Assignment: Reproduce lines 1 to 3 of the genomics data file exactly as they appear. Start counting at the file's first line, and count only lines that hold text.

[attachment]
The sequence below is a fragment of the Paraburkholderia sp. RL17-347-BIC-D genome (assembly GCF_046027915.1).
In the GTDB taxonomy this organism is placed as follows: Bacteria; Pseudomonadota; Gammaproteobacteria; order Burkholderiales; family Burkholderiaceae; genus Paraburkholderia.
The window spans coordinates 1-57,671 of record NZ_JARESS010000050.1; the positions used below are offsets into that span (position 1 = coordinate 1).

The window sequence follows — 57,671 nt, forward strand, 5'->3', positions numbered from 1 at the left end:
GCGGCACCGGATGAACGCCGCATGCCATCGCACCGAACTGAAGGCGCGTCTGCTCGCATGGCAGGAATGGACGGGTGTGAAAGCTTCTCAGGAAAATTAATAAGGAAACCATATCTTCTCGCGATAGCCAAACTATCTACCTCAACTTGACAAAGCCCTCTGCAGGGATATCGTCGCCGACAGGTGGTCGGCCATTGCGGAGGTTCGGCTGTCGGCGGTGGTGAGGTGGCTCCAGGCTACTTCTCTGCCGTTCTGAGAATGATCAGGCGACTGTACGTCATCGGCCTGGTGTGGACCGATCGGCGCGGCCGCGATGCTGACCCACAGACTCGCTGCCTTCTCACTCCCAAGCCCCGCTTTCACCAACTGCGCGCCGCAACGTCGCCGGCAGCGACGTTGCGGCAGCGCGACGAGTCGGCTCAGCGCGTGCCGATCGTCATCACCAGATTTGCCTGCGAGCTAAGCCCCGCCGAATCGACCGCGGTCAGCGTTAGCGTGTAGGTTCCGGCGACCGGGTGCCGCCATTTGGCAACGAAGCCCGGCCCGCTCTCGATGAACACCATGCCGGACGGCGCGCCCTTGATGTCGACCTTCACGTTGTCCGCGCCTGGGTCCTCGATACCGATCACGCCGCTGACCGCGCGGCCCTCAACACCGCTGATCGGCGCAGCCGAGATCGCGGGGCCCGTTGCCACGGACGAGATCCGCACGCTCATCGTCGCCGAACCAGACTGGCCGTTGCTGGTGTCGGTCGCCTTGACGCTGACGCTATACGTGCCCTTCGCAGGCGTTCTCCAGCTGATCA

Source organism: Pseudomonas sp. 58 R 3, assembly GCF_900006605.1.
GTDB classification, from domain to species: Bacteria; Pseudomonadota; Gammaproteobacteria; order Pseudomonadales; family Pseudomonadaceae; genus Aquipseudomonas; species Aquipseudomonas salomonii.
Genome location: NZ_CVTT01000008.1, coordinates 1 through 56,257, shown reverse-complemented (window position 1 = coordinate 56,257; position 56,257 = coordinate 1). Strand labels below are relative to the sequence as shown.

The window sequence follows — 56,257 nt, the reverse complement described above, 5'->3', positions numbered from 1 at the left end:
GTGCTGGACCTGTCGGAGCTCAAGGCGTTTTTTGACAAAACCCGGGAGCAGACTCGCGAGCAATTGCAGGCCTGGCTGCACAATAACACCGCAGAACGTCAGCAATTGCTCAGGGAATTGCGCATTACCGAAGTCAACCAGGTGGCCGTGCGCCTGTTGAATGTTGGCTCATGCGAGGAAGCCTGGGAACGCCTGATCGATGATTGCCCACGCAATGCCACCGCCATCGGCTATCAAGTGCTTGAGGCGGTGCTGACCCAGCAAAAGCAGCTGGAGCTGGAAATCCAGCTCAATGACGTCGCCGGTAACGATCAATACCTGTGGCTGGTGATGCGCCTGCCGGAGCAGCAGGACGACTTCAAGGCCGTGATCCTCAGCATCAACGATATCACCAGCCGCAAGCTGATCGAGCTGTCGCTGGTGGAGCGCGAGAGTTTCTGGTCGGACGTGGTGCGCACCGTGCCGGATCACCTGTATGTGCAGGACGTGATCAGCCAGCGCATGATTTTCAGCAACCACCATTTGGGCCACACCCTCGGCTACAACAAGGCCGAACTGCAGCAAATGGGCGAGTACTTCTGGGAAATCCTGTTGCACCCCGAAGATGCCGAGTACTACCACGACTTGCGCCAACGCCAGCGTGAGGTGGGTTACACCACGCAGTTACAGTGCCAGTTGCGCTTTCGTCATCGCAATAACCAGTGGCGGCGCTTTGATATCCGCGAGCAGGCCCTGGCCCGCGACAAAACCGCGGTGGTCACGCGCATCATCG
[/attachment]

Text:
The sequence below is a fragment of the Paraburkholderia sp. RL17-347-BIC-D genome (assembly GCF_046027915.1).
In the GTDB taxonomy this organism is placed as follows: Bacteria; Pseudomonadota; Gammaproteobacteria; order Burkholderiales; family Burkholderiaceae; genus Paraburkholderia.
The window spans coordinates 1-57,671 of record NZ_JARESS010000050.1; the positions used below are offsets into that span (position 1 = coordinate 1).